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Artificial Intelligence - It's not as out of reach as most people think

Artificial Intelligence, or AI, is a popular buzzword in tech. There are AI firms all over the world. For most people who aren't in the field of AI, it can seem complicated and mysterious, but in fact it really isn't that hard to understand. While you may think AI is out of reach from anyone without a deep math and computer sciences background, you may be surprised to learn that most applications of AI these days don't have anything to do with complex research. In this post I'll go over what AI is, some examples of what it can do, and how you can get started in the field yourself, should you wish to.

What is AI?

Looking at the definition, AI is intelligence demonstrated by machines, unlike the natural intelligence displayed by humans and animals. This is a very broad definition, and as you might expect it includes a lot of different technologies. There are many ways to make computers smarter, and many applications where this can be useful. From text to voice to pictures and even actual actions in the real world.

One popular method is called Machine Learning, or ML. This uses mathematical algorithms to process large quantities of data, called training data, to find commonalities so that decisions or predictions can be made by the computer, without being directly programmed to do so. For example, an algorithm may be developed to look at photos and distinguish between cats, dogs and other animals. This can be useful for a myriad of reasons, from security to marketing. What ML does, is simply take thousands or millions of photos, go through them, and learn the characteristics of all the different animals. Then, once the software has been trained, a new photo can be fed in and it should be able to figure out what animal is in the photo.

Where can AI be found?

In a word: everywhere. While the thought of AI may bring up fully autonomous robots roaming the streets, the truth is much more mundane. Here are just a few examples of AI in action from daily life:
  • When you go to a website and a chat popup appears, with an avatar asking you if you have any question, this is typically powered by AI. There's no one waiting in the background for a visitor to chat with you, instead it's powered by software that can read what you type and interpret your questions, answering them to the best of its abilities.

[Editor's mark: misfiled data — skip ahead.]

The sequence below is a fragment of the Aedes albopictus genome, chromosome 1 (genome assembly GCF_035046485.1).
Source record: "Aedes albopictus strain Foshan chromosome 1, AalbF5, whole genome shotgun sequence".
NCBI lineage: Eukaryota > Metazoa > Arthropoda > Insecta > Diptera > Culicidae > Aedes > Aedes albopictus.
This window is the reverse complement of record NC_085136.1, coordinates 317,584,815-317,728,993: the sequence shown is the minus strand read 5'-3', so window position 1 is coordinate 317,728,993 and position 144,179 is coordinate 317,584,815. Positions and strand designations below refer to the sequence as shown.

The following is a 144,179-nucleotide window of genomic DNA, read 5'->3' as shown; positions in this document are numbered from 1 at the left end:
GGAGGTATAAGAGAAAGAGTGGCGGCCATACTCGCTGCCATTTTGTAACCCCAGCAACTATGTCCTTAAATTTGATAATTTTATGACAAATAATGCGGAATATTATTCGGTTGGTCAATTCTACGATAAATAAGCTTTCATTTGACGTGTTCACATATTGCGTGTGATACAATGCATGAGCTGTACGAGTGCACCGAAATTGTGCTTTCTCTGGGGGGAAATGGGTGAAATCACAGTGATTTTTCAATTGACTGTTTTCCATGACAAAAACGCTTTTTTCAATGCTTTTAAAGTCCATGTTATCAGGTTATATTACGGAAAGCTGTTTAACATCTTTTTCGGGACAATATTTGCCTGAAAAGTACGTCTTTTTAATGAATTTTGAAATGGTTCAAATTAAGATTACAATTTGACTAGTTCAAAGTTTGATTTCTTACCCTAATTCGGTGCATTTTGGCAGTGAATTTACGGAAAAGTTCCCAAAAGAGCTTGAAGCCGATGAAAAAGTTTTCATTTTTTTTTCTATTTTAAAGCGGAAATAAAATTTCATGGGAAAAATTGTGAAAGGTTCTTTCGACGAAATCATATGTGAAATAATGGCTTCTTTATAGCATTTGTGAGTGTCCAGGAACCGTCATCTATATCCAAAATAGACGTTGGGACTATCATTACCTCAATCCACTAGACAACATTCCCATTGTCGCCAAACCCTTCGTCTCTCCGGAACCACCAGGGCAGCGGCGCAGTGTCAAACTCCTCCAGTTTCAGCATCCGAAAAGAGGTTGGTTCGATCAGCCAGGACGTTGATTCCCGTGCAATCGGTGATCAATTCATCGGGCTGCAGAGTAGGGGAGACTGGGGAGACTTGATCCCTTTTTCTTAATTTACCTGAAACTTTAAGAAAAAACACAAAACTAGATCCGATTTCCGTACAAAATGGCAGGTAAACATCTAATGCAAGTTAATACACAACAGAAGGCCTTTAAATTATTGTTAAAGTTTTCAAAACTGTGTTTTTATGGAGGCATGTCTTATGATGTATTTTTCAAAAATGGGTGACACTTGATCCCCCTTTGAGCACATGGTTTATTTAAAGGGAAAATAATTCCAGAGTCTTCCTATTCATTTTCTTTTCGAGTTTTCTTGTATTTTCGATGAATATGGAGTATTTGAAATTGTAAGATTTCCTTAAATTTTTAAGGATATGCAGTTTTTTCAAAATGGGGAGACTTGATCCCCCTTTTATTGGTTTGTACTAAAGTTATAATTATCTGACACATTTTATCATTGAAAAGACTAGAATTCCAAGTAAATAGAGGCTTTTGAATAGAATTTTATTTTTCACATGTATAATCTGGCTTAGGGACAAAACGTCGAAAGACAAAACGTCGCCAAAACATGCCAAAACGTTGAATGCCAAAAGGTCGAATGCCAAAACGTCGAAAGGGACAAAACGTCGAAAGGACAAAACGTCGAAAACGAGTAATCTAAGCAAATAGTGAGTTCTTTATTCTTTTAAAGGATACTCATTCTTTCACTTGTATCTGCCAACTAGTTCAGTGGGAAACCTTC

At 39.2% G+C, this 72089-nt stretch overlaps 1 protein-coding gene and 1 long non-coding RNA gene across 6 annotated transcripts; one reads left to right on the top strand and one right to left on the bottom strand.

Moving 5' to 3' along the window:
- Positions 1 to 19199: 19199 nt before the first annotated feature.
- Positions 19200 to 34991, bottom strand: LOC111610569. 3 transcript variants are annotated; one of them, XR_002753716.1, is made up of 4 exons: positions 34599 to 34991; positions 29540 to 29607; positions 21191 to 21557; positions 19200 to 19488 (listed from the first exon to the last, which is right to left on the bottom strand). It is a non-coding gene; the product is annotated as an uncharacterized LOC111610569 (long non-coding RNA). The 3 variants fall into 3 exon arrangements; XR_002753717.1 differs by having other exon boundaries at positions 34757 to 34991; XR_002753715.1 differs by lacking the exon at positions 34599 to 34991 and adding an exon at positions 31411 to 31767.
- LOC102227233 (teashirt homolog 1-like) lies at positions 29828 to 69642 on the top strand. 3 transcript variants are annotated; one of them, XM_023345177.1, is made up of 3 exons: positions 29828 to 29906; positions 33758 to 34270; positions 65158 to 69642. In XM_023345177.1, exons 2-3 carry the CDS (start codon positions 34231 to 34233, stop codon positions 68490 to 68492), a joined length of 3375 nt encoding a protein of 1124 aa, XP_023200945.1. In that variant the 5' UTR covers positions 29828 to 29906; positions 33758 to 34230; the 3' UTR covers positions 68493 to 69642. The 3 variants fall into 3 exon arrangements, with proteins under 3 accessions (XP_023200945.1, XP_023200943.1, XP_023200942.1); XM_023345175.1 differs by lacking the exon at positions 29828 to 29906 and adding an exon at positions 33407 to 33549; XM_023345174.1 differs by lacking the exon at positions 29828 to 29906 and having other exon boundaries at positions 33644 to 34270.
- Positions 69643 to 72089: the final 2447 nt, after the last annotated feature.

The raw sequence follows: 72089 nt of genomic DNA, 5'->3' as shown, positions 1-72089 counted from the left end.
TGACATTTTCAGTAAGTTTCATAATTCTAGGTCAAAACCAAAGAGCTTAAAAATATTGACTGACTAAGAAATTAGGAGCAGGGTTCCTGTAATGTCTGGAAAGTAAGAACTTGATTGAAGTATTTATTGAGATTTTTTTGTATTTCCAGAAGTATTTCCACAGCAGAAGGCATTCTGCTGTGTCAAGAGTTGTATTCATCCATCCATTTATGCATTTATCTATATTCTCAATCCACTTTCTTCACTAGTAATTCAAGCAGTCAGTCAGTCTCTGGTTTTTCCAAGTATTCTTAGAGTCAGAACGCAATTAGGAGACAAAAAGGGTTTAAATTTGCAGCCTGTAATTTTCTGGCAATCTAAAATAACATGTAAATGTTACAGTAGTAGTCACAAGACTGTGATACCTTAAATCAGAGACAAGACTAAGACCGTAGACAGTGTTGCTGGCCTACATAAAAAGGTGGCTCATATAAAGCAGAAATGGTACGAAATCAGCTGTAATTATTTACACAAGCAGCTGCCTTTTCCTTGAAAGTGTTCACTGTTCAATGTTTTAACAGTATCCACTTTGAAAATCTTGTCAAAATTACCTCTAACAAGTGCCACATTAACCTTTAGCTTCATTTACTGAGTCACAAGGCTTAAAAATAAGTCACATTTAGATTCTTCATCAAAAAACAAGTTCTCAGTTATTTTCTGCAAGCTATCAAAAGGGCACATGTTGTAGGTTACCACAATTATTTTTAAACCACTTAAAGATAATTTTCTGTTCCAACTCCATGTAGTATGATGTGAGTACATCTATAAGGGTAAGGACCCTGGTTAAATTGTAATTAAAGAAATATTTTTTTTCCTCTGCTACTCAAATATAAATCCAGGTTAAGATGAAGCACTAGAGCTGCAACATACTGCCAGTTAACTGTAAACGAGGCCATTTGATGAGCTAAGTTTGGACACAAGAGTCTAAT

• When you search for a term on Google, and you not only get a list of websites but actual information shown to you, often times based on your own profile, where the company knows the type of searches you do, and what type of information you're most likely looking for. There's a tremendous amount of AI software running behind the scene.
  • When you go to your email account and look at that junk folder, you may notice a lot of undesirable messages there, from the obvious spam to hard to detect scams. Chances are you didn't manually dump all these messages in the trash, instead an AI read the message and took the decision that this was likely junk.
  • When you apply for a new auto insurance, an AI looks through all the data the company has about you to see whether you're likely or not to get into a car accident. Your rate will then vary based on that result.

AI as a service

To come back to the original premise, while a lot of AI may look complex and almost seem like magic, quite often it's more within reach than you may realize. While large tech companies like Google, Amazon and Microsoft spend billions on AI research and have entire teams of smart people to implement that software, a lot of these same companies also make AI services available to others. For example, AWS offers a long and quickly growing list of services related around AI.
Let's say you want to setup a service that would need, for some reason, to distinguish dogs and cats in photos. There's no need to gather thousands of images for training, write your own AI software, and spend all that money on research. Instead, for a very low cost, AWS Rekognition will do the work for you, in a single line of code:

aws rekognition detect-labels --image '{"S3Object:{"Bucket":"mybucket","Name":"myphoto.jpg"}}' 

This will return a handy list of everything the AI is able to detect in your photo, allowing you to use AI technologies without ever spending one dime on research. And this is just one of many examples. Chances are, unless you're on the deep edge of AI, there's a service out there that can provide you the type of information you need, and this is the future of where AI is going. Research will of course continue in large tech firms, but then that will trickle down in the form of web APIs, allowing anyone to use AI for their own personal projects for a fraction of the cost.